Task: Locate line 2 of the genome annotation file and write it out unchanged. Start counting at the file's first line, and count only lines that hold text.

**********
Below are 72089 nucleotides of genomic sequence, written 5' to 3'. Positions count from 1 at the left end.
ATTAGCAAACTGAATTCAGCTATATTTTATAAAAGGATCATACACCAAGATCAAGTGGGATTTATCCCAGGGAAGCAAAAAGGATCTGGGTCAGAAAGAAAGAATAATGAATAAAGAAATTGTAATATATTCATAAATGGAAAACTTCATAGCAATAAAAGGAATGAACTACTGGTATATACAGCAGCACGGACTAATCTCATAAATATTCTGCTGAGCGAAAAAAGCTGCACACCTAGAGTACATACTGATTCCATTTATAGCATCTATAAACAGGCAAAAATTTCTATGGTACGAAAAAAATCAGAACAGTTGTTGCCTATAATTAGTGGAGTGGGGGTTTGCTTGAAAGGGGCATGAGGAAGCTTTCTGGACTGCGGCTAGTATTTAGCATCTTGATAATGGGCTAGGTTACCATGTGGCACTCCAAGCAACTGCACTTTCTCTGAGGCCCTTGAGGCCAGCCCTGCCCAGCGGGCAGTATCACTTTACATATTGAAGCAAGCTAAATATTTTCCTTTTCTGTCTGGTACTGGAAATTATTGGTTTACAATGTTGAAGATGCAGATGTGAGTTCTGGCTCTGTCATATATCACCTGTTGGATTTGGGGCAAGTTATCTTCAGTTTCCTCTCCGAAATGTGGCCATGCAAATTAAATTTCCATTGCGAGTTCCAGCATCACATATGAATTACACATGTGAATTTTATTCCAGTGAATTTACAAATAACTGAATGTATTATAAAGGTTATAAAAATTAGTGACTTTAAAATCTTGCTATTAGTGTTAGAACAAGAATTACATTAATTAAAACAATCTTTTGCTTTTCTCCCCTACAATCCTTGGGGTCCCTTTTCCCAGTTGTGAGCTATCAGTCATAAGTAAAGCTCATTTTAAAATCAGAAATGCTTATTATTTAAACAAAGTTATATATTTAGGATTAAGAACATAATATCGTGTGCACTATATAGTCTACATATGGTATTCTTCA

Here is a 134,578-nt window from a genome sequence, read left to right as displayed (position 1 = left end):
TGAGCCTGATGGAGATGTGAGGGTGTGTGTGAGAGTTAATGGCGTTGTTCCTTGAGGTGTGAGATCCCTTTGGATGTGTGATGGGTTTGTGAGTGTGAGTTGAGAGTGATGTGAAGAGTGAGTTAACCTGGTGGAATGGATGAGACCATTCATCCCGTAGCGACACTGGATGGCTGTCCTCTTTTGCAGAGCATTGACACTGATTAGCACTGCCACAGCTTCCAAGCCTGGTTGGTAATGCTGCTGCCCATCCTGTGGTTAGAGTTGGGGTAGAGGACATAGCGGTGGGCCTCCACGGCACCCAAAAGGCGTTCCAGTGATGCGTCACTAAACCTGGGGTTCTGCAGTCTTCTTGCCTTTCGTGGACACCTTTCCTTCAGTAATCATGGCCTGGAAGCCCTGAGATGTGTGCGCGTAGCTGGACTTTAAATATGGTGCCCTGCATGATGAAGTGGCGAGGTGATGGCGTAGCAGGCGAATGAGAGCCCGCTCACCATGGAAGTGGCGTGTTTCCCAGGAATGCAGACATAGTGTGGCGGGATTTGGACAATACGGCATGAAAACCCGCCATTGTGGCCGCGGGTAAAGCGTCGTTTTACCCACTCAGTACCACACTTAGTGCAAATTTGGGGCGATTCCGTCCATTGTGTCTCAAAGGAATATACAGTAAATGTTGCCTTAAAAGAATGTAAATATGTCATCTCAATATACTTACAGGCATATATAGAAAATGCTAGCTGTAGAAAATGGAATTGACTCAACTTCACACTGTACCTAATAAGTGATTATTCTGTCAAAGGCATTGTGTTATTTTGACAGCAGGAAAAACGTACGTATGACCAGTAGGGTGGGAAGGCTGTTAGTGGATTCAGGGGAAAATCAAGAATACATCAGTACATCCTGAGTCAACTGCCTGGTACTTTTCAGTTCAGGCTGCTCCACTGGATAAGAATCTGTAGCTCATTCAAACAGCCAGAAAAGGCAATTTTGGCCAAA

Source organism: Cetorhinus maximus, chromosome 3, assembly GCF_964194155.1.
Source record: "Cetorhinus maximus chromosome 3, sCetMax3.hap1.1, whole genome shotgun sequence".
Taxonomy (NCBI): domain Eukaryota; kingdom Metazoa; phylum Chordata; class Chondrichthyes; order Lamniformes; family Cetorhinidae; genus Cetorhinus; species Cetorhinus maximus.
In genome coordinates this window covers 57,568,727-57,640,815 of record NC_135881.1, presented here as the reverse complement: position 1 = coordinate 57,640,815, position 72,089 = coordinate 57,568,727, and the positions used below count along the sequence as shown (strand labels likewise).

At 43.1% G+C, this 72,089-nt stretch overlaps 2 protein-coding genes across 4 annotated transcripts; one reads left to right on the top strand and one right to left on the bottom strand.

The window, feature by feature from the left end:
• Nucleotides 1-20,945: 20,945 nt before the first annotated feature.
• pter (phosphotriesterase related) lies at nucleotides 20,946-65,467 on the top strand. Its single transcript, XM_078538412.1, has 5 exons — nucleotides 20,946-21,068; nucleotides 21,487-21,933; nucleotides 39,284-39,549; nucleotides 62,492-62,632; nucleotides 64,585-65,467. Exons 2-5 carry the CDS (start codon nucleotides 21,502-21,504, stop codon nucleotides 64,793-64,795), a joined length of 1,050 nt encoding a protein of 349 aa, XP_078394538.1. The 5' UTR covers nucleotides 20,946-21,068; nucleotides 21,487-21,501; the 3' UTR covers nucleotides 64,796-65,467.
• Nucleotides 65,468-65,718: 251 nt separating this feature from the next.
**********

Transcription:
ATTAGCAAACTGAATTCAGCTATATTTTATAAAAGGATCATACACCAAGATCAAGTGGGATTTATCCCAGGGAAGCAAAAAGGATCTGGGTCAGAAAGAAAGAATAATGAATAAAGAAATTGTAATATATTCATAAATGGAAAACTTCATAGCAATAAAAGGAATGAACTACTGGTATATACAGCAGCACGGACTAATCTCATAAATATTCTGCTGAGCGAAAAAAGCTGCACACCTAGAGTACATACTGATTCCATTTATAGCATCTATAAACAGGCAAAAATTTCTATGGTACGAAAAAAATCAGAACAGTTGTTGCCTATAATTAGTGGAGTGGGGGTTTGCTTGAAAGGGGCATGAGGAAGCTTTCTGGACTGCGGCTAGTATTTAGCATCTTGATAATGGGCTAGGTTACCATGTGGCACTCCAAGCAACTGCACTTTCTCTGAGGCCCTTGAGGCCAGCCCTGCCCAGCGGGCAGTATCACTTTACATATTGAAGCAAGCTAAATATTTTCCTTTTCTGTCTGGTACTGGAAATTATTGGTTTACAATGTTGAAGATGCAGATGTGAGTTCTGGCTCTGTCATATATCACCTGTTGGATTTGGGGCAAGTTATCTTCAGTTTCCTCTCCGAAATGTGGCCATGCAAATTAAATTTCCATTGCGAGTTCCAGCATCACATATGAATTACACATGTGAATTTTATTCCAGTGAATTTACAAATAACTGAATGTATTATAAAGGTTATAAAAATTAGTGACTTTAAAATCTTGCTATTAGTGTTAGAACAAGAATTACATTAATTAAAACAATCTTTTGCTTTTCTCCCCTACAATCCTTGGGGTCCCTTTTCCCAGTTGTGAGCTATCAGTCATAAGTAAAGCTCATTTTAAAATCAGAAATGCTTATTATTTAAACAAAGTTATATATTTAGGATTAAGAACATAATATCGTGTGCACTATATAGTCTACATATGGTATTCTTCA